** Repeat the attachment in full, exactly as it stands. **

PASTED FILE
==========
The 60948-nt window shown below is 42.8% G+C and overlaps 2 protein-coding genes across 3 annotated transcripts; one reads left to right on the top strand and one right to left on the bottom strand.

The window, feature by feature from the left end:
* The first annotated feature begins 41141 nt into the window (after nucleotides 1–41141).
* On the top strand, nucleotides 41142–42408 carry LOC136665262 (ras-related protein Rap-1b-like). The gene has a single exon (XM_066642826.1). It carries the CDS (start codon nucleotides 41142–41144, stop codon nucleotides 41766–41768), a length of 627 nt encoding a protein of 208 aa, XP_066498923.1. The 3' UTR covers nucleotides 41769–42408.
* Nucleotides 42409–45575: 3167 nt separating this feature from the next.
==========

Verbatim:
The 60948-nt window shown below is 42.8% G+C and overlaps 2 protein-coding genes across 3 annotated transcripts; one reads left to right on the top strand and one right to left on the bottom strand.

The window, feature by feature from the left end:
* The first annotated feature begins 41141 nt into the window (after nucleotides 1–41141).
* On the top strand, nucleotides 41142–42408 carry LOC136665262 (ras-related protein Rap-1b-like). The gene has a single exon (XM_066642826.1). It carries the CDS (start codon nucleotides 41142–41144, stop codon nucleotides 41766–41768), a length of 627 nt encoding a protein of 208 aa, XP_066498923.1. The 3' UTR covers nucleotides 41769–42408.
* Nucleotides 42409–45575: 3167 nt separating this feature from the next.